- Preschool to Grade 1 have been fully in session with the exception of a handful of families that opted to go remote.
- Grade 2-5 have been in either as Monday-Wednesday cohorts or Tuesday-Thursday cohorts, with every-other-Fridays (again, with some opting to go full remote)
- Grade 6-12 have been strict every-other-day cohorts of A & B in addition to the few full-remote-ers.
My colleagues and I (along with much of America) have been watching the Covid curve and the counts. Many of us educators who have been "going in" daily gave a little “hallelujah” when the decision was made--mainly because we are slightly "Covid-creeped out." Additionally, our few positive Covid cases combined with the contract tracing has really hit our teacher coverage hard, as some teachers were forced into quarantine along with students. Looking at the curve/case count now versus where we were in March when everything shut down, our country has frighteningly surpassed where we were in lockdown by at least three-fold!
As I was leaving school both Thursday (with one of our Lower School hybrid cohorts) and Friday (with the other), knowing that Friday would be our last in-house day for awhile, I was struck in many ways. I glanced at my wall calendar, reminded of how it felt to walk in this August and see my wall calendar still welcoming March. As students were leaving both days this week, I wondered when they truly would be returning. As faculty and staff, we have been scurrying the last two days to prep the kids with all of those last minute tech skills and send the kids home with copious learning packets, ready for the unknown.
This fall has already been so hard, exhausting, and often very much up in the air for teachers. For those of us physically in school, we were juggling our students zooming in from home with those masked in class around us--all while feeling like we were in the middle of a hot zone. My heart goes out to our health care professionals who are facing a similar situation as essential workers, though made more difficult to matters being ones of life and death. As a very divided country where mask wearing has become political, it’s frustrating to those of us who are following every rule carefully to flatten the curve. But not everyone is. I found it is especially striking recently while discussing the Bill of Rights with our fourth graders. We looked at those first 10 Amendments through the relevant lens of recent news... including mask wearing in the time of Covid.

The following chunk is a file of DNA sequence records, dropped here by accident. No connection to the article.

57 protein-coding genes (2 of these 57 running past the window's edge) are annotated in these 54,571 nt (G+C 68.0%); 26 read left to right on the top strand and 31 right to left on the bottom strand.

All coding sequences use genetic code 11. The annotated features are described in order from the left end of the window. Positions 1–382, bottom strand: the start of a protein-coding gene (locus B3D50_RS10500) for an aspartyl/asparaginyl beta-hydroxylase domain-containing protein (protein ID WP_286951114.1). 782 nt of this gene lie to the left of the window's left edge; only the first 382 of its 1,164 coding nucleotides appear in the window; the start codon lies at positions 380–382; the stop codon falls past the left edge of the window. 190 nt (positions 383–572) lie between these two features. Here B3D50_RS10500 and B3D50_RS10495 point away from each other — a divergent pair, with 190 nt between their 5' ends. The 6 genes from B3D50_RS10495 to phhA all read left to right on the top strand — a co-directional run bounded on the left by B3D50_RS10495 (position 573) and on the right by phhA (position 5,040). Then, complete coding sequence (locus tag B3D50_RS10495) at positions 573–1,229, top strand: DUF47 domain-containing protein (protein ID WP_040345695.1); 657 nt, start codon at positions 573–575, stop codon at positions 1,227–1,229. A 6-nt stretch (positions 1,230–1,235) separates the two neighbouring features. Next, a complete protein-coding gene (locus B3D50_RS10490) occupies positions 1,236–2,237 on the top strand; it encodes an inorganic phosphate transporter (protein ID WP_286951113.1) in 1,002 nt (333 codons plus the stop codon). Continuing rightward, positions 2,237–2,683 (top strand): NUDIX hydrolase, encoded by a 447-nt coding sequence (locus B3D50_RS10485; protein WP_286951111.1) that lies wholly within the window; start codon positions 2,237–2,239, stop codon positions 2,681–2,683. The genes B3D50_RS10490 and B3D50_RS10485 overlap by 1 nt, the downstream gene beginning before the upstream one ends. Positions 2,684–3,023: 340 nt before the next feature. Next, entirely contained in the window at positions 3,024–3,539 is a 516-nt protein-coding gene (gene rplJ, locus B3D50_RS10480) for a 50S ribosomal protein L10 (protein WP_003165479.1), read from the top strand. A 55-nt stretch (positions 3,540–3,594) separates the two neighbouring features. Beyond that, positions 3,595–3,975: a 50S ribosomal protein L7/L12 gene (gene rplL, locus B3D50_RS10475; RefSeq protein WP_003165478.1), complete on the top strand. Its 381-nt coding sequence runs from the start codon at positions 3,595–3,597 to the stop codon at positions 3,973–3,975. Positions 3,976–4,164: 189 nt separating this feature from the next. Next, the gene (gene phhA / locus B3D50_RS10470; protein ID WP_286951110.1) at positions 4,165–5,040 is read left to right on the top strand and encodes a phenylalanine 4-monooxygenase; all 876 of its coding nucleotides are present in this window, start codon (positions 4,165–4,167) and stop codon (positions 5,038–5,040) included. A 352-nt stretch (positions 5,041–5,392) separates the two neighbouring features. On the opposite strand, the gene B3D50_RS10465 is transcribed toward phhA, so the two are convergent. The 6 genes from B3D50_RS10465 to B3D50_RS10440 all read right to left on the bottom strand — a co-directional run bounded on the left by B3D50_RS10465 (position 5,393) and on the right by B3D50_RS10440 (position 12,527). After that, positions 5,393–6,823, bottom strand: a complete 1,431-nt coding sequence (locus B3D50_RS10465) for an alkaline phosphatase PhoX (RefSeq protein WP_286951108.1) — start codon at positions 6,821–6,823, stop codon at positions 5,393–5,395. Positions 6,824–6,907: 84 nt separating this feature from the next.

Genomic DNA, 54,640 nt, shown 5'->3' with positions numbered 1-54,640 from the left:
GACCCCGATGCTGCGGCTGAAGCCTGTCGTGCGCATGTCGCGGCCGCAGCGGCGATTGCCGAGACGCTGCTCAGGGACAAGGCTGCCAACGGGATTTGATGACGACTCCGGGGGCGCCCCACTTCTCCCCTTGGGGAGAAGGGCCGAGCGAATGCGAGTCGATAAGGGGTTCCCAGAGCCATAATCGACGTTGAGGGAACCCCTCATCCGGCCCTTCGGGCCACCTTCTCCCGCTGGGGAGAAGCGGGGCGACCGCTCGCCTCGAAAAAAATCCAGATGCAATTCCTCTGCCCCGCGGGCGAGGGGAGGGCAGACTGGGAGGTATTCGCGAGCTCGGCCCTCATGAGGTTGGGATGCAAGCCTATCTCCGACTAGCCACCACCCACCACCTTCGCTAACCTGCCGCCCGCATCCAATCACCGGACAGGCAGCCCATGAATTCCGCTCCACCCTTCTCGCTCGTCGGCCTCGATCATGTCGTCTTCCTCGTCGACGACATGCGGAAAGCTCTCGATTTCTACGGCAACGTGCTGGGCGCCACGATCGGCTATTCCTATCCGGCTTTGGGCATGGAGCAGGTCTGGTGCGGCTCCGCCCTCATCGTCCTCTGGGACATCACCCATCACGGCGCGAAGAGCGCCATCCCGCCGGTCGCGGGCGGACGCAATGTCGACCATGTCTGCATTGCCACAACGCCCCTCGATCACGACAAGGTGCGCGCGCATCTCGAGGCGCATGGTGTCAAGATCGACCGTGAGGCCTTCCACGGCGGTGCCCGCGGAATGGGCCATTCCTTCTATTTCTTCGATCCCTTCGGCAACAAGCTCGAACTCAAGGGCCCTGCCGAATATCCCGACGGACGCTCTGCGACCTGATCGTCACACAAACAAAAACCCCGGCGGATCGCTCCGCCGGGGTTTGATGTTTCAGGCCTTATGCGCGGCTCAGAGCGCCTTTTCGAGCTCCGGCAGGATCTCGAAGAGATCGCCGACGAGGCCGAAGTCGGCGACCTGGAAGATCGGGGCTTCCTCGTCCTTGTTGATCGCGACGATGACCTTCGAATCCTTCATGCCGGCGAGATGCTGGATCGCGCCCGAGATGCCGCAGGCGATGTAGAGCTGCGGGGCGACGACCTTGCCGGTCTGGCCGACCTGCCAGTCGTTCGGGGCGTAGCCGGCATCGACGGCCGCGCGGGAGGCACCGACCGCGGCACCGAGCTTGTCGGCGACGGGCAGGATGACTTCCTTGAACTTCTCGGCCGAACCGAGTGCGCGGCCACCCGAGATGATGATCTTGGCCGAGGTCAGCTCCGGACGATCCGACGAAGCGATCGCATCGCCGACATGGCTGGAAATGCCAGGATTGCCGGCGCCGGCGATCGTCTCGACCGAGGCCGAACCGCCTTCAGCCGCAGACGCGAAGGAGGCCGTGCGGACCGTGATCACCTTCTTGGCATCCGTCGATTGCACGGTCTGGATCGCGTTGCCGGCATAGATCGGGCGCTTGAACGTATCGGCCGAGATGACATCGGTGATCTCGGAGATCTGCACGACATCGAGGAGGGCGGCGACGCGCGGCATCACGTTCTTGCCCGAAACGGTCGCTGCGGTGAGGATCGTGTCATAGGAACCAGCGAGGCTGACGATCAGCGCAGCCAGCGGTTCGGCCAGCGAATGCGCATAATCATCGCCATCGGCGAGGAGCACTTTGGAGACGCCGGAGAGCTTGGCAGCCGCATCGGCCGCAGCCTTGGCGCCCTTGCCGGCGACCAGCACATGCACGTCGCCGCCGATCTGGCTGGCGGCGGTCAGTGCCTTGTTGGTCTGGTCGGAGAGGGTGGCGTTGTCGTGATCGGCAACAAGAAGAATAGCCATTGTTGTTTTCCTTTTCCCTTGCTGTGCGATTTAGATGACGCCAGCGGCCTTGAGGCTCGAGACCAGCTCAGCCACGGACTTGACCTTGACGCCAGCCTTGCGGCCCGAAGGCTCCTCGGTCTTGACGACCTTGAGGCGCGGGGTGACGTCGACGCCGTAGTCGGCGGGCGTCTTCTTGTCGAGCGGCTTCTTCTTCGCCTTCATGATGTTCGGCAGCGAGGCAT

I'm reminded of our transition to the remote learning of the spring, when it was so hard then. And yet, now we see, hybrid teaching is even harder, and we have chuckled upon that realization--who would have thought in March we would ever have said anything could be harder! Now, 8 months later, at the end of our Fall trimester, we realize how lucky (and surprised) we have been to have made it to this point of the school year--making it all the way to Thanksgiving! We managed to stay in session with our hybrid format and our protocols far longer than many of us ever thought we could. Many schools were not able to open in person to any degree this fall. THAT certainly garners some gratitude.
I pray for grace for us all for the winter ahead with Covid and its germs looming here in the middle of cold and flu season. May the verminous germs stay at bay. And, may we collectively make decisions that take us all into account, helping us all take care of each other until the vaccine goes into effect!
Stay safe out there!
Crossroads meme created at https://imgflip.com/i/4ncxhc, mask cartoon https://momentousinstitute.org/blog/how-to-help-students-adapt-to-wearing-a-mask, Covid curve https://www.npr.org/sections/health-shots/2020/09/01/816707182/map-tracking-the-spread-of-the-coronavirus-in-the-u-s, mask from https://www.pagodaapparel.com/product/give-thanks-mask/